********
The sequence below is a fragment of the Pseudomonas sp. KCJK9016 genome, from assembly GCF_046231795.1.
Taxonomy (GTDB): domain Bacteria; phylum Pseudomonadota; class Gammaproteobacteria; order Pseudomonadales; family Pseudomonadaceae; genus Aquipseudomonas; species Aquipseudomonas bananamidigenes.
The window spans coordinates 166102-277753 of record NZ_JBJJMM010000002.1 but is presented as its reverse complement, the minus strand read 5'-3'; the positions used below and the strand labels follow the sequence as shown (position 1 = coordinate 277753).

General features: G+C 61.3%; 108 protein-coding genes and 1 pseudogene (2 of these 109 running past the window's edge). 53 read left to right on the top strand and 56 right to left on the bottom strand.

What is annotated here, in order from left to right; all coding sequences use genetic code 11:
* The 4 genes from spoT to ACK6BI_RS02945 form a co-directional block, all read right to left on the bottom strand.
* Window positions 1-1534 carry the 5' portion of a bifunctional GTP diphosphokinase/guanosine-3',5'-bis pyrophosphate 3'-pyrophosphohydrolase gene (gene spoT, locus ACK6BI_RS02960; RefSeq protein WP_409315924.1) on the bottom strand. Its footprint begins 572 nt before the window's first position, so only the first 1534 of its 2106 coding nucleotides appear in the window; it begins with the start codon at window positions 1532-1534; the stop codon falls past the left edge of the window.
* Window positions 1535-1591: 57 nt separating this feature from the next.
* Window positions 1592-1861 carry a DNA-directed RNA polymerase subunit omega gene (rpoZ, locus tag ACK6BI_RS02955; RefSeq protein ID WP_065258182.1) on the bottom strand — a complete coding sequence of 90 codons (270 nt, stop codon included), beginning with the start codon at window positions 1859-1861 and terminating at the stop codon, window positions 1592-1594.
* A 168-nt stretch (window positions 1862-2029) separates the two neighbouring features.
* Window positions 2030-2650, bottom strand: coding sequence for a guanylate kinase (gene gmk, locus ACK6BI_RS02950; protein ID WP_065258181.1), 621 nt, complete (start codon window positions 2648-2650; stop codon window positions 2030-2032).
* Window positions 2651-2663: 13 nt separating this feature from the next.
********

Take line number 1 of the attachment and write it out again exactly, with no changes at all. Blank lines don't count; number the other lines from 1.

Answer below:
The sequence below is a fragment of the Pseudomonas sp. KCJK9016 genome, from assembly GCF_046231795.1.